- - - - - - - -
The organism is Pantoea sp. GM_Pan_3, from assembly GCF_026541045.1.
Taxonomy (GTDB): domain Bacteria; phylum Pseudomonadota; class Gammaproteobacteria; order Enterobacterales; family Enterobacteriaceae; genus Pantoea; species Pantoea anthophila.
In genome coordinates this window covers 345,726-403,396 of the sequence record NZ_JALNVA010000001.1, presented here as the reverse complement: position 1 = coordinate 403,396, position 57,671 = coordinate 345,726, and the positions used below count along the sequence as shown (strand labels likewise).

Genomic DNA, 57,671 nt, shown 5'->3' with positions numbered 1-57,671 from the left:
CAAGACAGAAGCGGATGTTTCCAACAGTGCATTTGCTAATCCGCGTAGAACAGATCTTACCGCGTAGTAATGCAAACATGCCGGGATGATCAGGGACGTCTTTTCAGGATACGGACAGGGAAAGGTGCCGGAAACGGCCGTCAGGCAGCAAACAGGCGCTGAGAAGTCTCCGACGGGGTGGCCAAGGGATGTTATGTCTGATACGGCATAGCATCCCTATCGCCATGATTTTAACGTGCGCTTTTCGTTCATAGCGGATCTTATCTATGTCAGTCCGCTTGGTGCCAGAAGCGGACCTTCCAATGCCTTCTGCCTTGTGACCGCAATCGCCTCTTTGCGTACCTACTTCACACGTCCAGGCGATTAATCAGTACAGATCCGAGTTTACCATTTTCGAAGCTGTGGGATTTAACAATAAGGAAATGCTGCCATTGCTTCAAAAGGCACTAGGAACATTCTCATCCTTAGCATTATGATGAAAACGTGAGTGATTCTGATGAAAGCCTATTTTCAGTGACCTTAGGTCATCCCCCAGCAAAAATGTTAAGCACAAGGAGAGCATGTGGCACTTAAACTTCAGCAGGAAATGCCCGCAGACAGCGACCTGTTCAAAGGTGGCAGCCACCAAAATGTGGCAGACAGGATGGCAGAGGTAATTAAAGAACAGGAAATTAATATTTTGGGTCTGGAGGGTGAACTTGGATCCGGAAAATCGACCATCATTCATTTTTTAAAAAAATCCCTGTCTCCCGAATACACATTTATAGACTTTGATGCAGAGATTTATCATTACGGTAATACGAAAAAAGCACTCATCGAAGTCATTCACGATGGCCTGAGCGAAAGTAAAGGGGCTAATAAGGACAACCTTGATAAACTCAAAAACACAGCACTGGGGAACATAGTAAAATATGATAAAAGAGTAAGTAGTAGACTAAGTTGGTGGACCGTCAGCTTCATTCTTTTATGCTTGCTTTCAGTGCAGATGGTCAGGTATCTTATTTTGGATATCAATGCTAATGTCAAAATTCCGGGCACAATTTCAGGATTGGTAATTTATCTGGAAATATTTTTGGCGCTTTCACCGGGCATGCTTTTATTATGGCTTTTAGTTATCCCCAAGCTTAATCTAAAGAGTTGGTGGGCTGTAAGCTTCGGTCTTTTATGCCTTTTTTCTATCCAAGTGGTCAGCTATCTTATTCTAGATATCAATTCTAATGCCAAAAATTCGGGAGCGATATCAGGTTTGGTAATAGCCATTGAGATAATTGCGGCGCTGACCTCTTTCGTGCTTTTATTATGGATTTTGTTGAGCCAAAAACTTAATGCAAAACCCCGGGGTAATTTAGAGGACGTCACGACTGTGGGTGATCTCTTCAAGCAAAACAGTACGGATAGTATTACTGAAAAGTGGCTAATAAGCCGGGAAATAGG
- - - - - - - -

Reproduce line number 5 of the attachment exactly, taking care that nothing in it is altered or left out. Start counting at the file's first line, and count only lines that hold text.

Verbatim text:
CAAGACAGAAGCGGATGTTTCCAACAGTGCATTTGCTAATCCGCGTAGAACAGATCTTACCGCGTAGTAATGCAAACATGCCGGGATGATCAGGGACGTCTTTTCAGGATACGGACAGGGAAAGGTGCCGGAAACGGCCGTCAGGCAGCAAACAGGCGCTGAGAAGTCTCCGACGGGGTGGCCAAGGGATGTTATGTCTGATACGGCATAGCATCCCTATCGCCATGATTTTAACGTGCGCTTTTCGTTCATAGCGGATCTTATCTATGTCAGTCCGCTTGGTGCCAGAAGCGGACCTTCCAATGCCTTCTGCCTTGTGACCGCAATCGCCTCTTTGCGTACCTACTTCACACGTCCAGGCGATTAATCAGTACAGATCCGAGTTTACCATTTTCGAAGCTGTGGGATTTAACAATAAGGAAATGCTGCCATTGCTTCAAAAGGCACTAGGAACATTCTCATCCTTAGCATTATGATGAAAACGTGAGTGATTCTGATGAAAGCCTATTTTCAGTGACCTTAGGTCATCCCCCAGCAAAAATGTTAAGCACAAGGAGAGCATGTGGCACTTAAACTTCAGCAGGAAATGCCCGCAGACAGCGACCTGTTCAAAGGTGGCAGCCACCAAAATGTGGCAGACAGGATGGCAGAGGTAATTAAAGAACAGGAAATTAATATTTTGGGTCTGGAGGGTGAACTTGGATCCGGAAAATCGACCATCATTCATTTTTTAAAAAAATCCCTGTCTCCCGAATACACATTTATAGACTTTGATGCAGAGATTTATCATTACGGTAATACGAAAAAAGCACTCATCGAAGTCATTCACGATGGCCTGAGCGAAAGTAAAGGGGCTAATAAGGACAACCTTGATAAACTCAAAAACACAGCACTGGGGAACATAGTAAAATATGATAAAAGAGTAAGTAGTAGACTAAGTTGGTGGACCGTCAGCTTCATTCTTTTATGCTTGCTTTCAGTGCAGATGGTCAGGTATCTTATTTTGGATATCAATGCTAATGTCAAAATTCCGGGCACAATTTCAGGATTGGTAATTTATCTGGAAATATTTTTGGCGCTTTCACCGGGCATGCTTTTATTATGGCTTTTAGTTATCCCCAAGCTTAATCTAAAGAGTTGGTGGGCTGTAAGCTTCGGTCTTTTATGCCTTTTTTCTATCCAAGTGGTCAGCTATCTTATTCTAGATATCAATTCTAATGCCAAAAATTCGGGAGCGATATCAGGTTTGGTAATAGCCATTGAGATAATTGCGGCGCTGACCTCTTTCGTGCTTTTATTATGGATTTTGTTGAGCCAAAAACTTAATGCAAAACCCCGGGGTAATTTAGAGGACGTCACGACTGTGGGTGATCTCTTCAAGCAAAACAGTACGGATAGTATTACTGAAAAGTGGCTAATAAGCCGGGAAATAGG